He reports a modest increase in modular styles — 40,000 homes nationally were put up last year, a 2 percent increase over the previous year, generally located in the District north through New England — where field construction costs are higher, therefore making it cost-efficient to have fabrication work done in the factory rather than on site.

“Ninety-five percent of American homes being built don’t involve architects,” Mr. Tanney says. “We looked at flat-panel televisions and iPods — the gadgets that are becoming cooler while our domestic space hasn’t made any improvement — and speculated about how to supply a relatively affordable model for the housing market.”

Arlington stockbroker Bryon Fusini was going to renovate a farmhouse on 4 acres he owns in The Plains, Va., when he realized the expenses involved in bringing a 1909 house up to code. Intrigued by the flexibility and aesthetic of modular design, he contacted Resolution:4, which agreed to oversee the razing and construction process along with a local contractor.

Mr. Fusini’s prime consideration, he says, was having “something sensitive to the site… a structure that would have lots of glass and help us enjoy the outdoors.”

“Industry building is pretty standardized stuff,” notes Allison Arieff, Dwell magazine’s editor in chief, who says positive reaction to the magazine’s competition “illustrates the housing industry is not serving [the] segment of the public [interested in modern architecture]. The majority of the population probably do not want to have modern architecture, but there are enough people to make it worthwhile.”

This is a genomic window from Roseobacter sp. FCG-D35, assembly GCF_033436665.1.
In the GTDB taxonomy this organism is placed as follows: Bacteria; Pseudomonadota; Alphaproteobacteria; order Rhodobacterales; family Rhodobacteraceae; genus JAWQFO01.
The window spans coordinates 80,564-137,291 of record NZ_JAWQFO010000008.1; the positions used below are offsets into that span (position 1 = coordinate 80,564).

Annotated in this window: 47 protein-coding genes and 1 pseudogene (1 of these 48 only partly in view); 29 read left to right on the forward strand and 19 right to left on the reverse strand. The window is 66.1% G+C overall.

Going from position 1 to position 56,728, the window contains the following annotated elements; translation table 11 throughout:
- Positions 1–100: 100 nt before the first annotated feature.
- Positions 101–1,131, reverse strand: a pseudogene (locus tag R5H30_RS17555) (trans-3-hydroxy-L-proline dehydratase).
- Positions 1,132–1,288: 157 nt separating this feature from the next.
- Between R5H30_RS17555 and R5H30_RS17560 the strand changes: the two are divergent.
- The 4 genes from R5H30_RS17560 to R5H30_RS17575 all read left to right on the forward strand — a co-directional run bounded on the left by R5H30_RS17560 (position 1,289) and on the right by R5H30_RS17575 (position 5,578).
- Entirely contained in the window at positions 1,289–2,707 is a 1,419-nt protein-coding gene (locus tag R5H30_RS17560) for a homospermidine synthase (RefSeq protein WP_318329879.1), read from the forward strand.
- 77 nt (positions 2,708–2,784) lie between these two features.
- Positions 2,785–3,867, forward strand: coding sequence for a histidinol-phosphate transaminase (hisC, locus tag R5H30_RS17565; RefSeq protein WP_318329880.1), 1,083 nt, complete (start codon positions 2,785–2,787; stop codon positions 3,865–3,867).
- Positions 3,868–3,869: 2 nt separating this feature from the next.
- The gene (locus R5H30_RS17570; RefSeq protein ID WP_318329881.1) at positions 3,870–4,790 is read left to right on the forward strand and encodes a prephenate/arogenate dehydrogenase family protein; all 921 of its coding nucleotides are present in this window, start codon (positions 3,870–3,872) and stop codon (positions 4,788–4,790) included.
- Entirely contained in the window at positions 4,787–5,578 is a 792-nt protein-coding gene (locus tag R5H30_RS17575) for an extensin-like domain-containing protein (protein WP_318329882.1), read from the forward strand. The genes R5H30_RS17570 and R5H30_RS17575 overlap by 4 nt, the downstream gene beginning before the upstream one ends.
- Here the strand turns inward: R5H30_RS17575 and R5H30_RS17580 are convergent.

Changing tastes as well as changing technologies are responsible for much of the innovation. Ms. Arieff points to “more design-savvy consumers” in today’s marketplace, such as those attracted to Target store products designed by architects such as Michael Graves.

“This is a computer-built house,” Mrs. Smull says knowingly of the architect’s use of CAD, or computer-assisted design, which is then handed over to a structural engineer. “The technology is in the factory.”

Her own aesthetics will figure greatly in her home’s final look, but, even so, Mr. Del Sesto estimates the choice of prefab components saves 20 percent of the final cost and four to six months’ building time.

The main hitch is finding manufacturers willing and able to work with architects in supplying the parts that make up custom modular designs.

Penn Lyon Homes Corp. of Selingsgrove, Pa., shipped the Smull modules according to the architect’s specifications. Excel Homes of Liverpool, Pa., works with Falls Church architect Thomas Hemphill to supply modules for second-story additions on typical rambler-style houses for owners who find skyrocketing land costs make a move to a bigger house prohibitive.

The Dwell Home concept is echoed locally by the plan of local architects Todd Ray of the District’s Studio 27 Architecture firm and Eric Jenkins, assistant dean of the school of architecture at Catholic University.

They have been hired by a Texas businessman, whose company is called Nu-Sonian, to do a prototype of a modular prefab house costing around $150,000 that will be manufactured entirely off-site. The idea is to allow for mass manufacture and sale around the world in the future.

“The choice of materials and efficiency of the system remove [the cost of] labor in the field,” says Mr. Ray, who expects to see the project completed by the end of the year.